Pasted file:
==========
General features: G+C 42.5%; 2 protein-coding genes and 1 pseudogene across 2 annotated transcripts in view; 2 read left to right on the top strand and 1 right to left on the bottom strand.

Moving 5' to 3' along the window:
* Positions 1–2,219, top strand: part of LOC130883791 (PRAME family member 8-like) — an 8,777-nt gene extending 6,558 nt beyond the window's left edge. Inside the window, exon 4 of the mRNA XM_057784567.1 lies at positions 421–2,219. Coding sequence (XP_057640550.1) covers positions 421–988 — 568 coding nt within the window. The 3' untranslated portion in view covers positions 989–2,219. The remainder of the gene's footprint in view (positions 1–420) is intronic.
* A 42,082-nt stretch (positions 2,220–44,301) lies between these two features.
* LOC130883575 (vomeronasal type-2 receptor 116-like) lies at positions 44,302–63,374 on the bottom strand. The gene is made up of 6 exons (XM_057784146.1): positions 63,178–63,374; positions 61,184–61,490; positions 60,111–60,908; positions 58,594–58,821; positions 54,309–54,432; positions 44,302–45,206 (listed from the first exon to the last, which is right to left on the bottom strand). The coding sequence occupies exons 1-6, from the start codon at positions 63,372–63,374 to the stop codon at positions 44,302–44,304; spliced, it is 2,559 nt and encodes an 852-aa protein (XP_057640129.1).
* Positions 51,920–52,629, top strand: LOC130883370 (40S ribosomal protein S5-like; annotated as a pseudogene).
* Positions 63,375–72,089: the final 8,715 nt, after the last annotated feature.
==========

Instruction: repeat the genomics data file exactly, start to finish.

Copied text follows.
General features: G+C 42.5%; 2 protein-coding genes and 1 pseudogene across 2 annotated transcripts in view; 2 read left to right on the top strand and 1 right to left on the bottom strand.

Moving 5' to 3' along the window:
* Positions 1–2,219, top strand: part of LOC130883791 (PRAME family member 8-like) — an 8,777-nt gene extending 6,558 nt beyond the window's left edge. Inside the window, exon 4 of the mRNA XM_057784567.1 lies at positions 421–2,219. Coding sequence (XP_057640550.1) covers positions 421–988 — 568 coding nt within the window. The 3' untranslated portion in view covers positions 989–2,219. The remainder of the gene's footprint in view (positions 1–420) is intronic.
* A 42,082-nt stretch (positions 2,220–44,301) lies between these two features.
* LOC130883575 (vomeronasal type-2 receptor 116-like) lies at positions 44,302–63,374 on the bottom strand. The gene is made up of 6 exons (XM_057784146.1): positions 63,178–63,374; positions 61,184–61,490; positions 60,111–60,908; positions 58,594–58,821; positions 54,309–54,432; positions 44,302–45,206 (listed from the first exon to the last, which is right to left on the bottom strand). The coding sequence occupies exons 1-6, from the start codon at positions 63,372–63,374 to the stop codon at positions 44,302–44,304; spliced, it is 2,559 nt and encodes an 852-aa protein (XP_057640129.1).
* Positions 51,920–52,629, top strand: LOC130883370 (40S ribosomal protein S5-like; annotated as a pseudogene).
* Positions 63,375–72,089: the final 8,715 nt, after the last annotated feature.